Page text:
The Malaria Cell Atlas aims to provide a resource of single cell transcriptomic data across the full lifecycle of the parasite. At the Sanger Institute, we are using single cell RNAsequencing to understand parasite developmental decision making in the host and the vector in both lab and natural infections. More widely, we aim for the Malaria Cell Atlas to be beneficial to all malaria researchers, from those focused on particular gene families, to those developing novel drugs and vaccines. Nearly half of the world’s population remains at risk for malaria with 216 million reported cases in 2016 and over 400,000 deaths. Understanding transcriptional diversity across the lifecycle under different disease settings will help in the fight to eliminate and eventually eradicate this disease.
As of March 2018, the Malaria Cell Atlas includes data from our eLife Paper, which also describes the method we have used to generate single cell transcriptomes for malaria parasites. In the near future, our Atlas will also include single cell RNA-sequencing data covering more stages from different Plasmodium species as well as Anopheles and mammalian host tissues that play a role in the parasite's lifecyce.
Download and Installation
VISUALISE DATA <- explore how genes are expressed across more than 500 individual Plasmodium parasites.
DOWNLOAD DATA <- contains gene count tables for Plasmodium berghei and falciparum scRNAseq data. (Specifically, this download contains (a) Read counts for P. berghei mixed blood stages (b) read counts for P. falciparum asexual parasites and (c) read counts for P. falciparum gametocytes.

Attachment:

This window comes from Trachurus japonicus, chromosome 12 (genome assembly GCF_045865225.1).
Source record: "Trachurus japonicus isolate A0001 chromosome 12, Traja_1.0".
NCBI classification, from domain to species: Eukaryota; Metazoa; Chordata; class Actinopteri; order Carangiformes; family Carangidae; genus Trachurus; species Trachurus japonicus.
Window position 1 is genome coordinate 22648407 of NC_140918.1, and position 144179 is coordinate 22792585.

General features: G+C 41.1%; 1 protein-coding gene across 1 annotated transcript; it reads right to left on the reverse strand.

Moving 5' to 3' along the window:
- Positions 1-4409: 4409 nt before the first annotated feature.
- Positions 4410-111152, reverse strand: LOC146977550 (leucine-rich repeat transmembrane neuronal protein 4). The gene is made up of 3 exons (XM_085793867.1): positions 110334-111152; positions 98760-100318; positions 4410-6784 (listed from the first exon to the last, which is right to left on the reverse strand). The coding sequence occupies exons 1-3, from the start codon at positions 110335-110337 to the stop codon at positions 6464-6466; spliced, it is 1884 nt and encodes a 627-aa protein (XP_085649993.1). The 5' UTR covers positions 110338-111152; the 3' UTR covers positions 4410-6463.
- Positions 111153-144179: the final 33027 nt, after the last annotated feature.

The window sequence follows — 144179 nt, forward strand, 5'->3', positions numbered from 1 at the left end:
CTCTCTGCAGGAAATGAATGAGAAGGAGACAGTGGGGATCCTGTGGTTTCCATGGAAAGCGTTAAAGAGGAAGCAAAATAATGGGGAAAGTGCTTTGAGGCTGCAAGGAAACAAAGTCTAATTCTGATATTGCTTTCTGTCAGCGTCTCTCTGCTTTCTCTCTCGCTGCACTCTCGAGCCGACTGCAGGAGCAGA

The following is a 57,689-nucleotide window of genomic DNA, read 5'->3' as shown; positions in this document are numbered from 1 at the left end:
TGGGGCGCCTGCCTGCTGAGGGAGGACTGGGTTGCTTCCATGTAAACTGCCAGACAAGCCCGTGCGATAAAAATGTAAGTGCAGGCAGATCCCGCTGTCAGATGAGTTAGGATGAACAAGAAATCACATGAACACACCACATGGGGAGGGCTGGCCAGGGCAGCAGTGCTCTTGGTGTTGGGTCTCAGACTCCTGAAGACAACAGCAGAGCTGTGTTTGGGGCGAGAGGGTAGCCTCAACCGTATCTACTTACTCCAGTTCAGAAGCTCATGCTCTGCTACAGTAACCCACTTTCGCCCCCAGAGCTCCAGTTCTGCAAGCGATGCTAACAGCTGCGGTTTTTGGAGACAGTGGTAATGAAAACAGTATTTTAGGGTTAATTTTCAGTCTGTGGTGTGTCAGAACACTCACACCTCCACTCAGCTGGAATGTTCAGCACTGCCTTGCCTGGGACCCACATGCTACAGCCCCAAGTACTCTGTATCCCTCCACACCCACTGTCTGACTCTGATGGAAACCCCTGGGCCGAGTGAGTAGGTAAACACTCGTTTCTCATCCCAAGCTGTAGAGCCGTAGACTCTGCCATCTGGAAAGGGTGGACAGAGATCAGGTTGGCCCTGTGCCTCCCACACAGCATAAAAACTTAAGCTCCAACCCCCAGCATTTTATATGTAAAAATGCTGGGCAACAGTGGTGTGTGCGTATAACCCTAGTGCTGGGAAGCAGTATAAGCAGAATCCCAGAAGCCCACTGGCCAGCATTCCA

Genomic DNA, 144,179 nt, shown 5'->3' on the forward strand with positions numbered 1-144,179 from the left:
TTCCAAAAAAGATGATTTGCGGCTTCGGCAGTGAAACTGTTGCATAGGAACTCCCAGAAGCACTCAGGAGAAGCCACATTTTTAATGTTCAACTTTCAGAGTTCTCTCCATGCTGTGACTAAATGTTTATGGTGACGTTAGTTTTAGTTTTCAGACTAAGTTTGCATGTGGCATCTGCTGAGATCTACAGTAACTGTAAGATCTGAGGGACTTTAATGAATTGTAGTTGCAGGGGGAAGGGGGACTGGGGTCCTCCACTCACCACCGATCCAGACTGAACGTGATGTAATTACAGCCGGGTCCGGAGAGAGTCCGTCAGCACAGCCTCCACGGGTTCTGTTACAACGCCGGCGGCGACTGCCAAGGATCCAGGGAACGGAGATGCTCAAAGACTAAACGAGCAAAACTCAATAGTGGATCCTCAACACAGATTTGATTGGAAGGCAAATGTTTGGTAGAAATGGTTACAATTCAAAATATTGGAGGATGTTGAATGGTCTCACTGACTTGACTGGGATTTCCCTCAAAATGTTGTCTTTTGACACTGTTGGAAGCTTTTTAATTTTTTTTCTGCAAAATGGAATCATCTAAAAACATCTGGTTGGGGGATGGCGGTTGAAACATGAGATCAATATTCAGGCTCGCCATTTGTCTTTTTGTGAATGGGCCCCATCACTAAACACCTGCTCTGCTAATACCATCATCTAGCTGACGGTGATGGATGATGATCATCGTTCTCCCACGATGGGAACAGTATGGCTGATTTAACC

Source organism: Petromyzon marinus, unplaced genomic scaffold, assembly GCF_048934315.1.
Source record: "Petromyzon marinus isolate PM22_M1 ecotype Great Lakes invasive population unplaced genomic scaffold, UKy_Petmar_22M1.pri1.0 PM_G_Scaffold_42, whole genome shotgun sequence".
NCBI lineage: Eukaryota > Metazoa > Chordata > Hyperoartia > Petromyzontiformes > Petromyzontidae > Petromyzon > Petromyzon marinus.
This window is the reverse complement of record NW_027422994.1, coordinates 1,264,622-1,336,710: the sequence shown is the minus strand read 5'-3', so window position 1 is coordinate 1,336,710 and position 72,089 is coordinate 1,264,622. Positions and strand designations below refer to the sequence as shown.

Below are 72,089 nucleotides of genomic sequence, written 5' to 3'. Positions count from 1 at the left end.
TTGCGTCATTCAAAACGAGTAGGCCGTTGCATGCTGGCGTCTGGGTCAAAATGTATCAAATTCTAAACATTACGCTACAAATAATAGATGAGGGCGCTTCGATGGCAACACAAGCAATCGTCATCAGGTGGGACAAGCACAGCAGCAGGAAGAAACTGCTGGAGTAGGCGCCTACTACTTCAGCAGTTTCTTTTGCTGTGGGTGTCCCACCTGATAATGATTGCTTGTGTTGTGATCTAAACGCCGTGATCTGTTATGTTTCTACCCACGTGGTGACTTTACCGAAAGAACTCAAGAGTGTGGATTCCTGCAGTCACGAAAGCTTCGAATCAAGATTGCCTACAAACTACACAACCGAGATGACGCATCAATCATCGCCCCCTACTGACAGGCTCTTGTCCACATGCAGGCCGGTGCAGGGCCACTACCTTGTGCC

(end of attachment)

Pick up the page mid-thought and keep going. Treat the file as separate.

RAW DATA <- European Nucleotide Archive accession ERP021229
The Malaria Cell Atlas is supported by Wellcome (WT098051) and by a Medical Research Council Career Development Award (G1100339) to Mara Lawniczak. The authors would like to thank the staff of the Illumina Bespoke Sequencing and Core Cytometry teams at the Wellcome Sanger Institute for their contribution.
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The International Human Cell Atlas initiative aims to create comprehensive reference maps of all human cells—the fundamental units of life—as a basis for both understanding human health and diagnosing, monitoring, and treating disease.
Some mosquitoes are better at transmitting malaria parasites than others. Likewise, some parasites are better at infecting mosquitoes than others. Our research group uses genomics to investigate these phenomena.
We explore the consequences of genome variation on human cell biology, and thus gene function in health and disease. We conduct large-scale systematic screens to discover the impact of naturally-occurring and engineered genome mutations in human iPS cells, their differentiated derivatives, and other cell types.
We are using genomics to get at important problems in infectious disease, with a strong desire to translate this into tools for disease control and elimination, but we are also at the forefront of basic research into microbial ecology, evolutionary genetics and the biology of parasitism.
We develop and enhance high-throughput tools and technologies for malaria research to enable us to understand specific biological problems relevant for malaria control and to understand the fundamental science of human host, mosquito vector and Plasmodium pathogen.
Genetic diversity of the African malaria vector Anopheles gambiae.
Anopheles gambiae 1000 Genomes Consortium, Data analysis group, Partner working group, Sample collections—Angola:, Burkina Faso:et al.